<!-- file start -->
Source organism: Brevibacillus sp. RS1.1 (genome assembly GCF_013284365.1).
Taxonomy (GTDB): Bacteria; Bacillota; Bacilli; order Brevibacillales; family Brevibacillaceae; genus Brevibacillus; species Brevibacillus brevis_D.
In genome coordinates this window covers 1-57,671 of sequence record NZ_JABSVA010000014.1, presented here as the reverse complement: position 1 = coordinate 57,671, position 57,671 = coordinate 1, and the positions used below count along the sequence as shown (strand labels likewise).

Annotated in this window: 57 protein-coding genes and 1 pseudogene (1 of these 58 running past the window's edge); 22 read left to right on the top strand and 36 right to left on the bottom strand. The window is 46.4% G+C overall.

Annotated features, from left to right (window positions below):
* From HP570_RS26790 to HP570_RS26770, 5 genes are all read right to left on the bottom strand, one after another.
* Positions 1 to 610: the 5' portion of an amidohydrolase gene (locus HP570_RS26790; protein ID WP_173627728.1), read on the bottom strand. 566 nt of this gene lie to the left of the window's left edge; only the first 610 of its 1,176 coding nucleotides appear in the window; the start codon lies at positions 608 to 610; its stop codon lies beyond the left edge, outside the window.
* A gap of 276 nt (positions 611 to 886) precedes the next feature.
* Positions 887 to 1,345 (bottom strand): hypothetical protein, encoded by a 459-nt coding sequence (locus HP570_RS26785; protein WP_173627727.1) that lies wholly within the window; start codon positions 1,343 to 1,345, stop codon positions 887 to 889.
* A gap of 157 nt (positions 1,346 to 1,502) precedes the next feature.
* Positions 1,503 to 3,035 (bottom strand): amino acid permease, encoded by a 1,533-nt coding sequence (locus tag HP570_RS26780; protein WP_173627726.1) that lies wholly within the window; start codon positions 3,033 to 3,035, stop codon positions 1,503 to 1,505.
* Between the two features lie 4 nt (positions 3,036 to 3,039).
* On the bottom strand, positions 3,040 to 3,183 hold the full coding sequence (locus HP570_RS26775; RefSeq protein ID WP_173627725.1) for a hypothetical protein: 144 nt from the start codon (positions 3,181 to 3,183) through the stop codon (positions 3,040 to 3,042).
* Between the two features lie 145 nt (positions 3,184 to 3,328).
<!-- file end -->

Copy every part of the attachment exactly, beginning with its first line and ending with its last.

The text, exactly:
Source organism: Brevibacillus sp. RS1.1 (genome assembly GCF_013284365.1).
Taxonomy (GTDB): Bacteria; Bacillota; Bacilli; order Brevibacillales; family Brevibacillaceae; genus Brevibacillus; species Brevibacillus brevis_D.
In genome coordinates this window covers 1-57,671 of sequence record NZ_JABSVA010000014.1, presented here as the reverse complement: position 1 = coordinate 57,671, position 57,671 = coordinate 1, and the positions used below count along the sequence as shown (strand labels likewise).

Annotated in this window: 57 protein-coding genes and 1 pseudogene (1 of these 58 running past the window's edge); 22 read left to right on the top strand and 36 right to left on the bottom strand. The window is 46.4% G+C overall.

Annotated features, from left to right (window positions below):
* From HP570_RS26790 to HP570_RS26770, 5 genes are all read right to left on the bottom strand, one after another.
* Positions 1 to 610: the 5' portion of an amidohydrolase gene (locus HP570_RS26790; protein ID WP_173627728.1), read on the bottom strand. 566 nt of this gene lie to the left of the window's left edge; only the first 610 of its 1,176 coding nucleotides appear in the window; the start codon lies at positions 608 to 610; its stop codon lies beyond the left edge, outside the window.
* A gap of 276 nt (positions 611 to 886) precedes the next feature.
* Positions 887 to 1,345 (bottom strand): hypothetical protein, encoded by a 459-nt coding sequence (locus HP570_RS26785; protein WP_173627727.1) that lies wholly within the window; start codon positions 1,343 to 1,345, stop codon positions 887 to 889.
* A gap of 157 nt (positions 1,346 to 1,502) precedes the next feature.
* Positions 1,503 to 3,035 (bottom strand): amino acid permease, encoded by a 1,533-nt coding sequence (locus tag HP570_RS26780; protein WP_173627726.1) that lies wholly within the window; start codon positions 3,033 to 3,035, stop codon positions 1,503 to 1,505.
* Between the two features lie 4 nt (positions 3,036 to 3,039).
* On the bottom strand, positions 3,040 to 3,183 hold the full coding sequence (locus HP570_RS26775; RefSeq protein ID WP_173627725.1) for a hypothetical protein: 144 nt from the start codon (positions 3,181 to 3,183) through the stop codon (positions 3,040 to 3,042).
* Between the two features lie 145 nt (positions 3,184 to 3,328).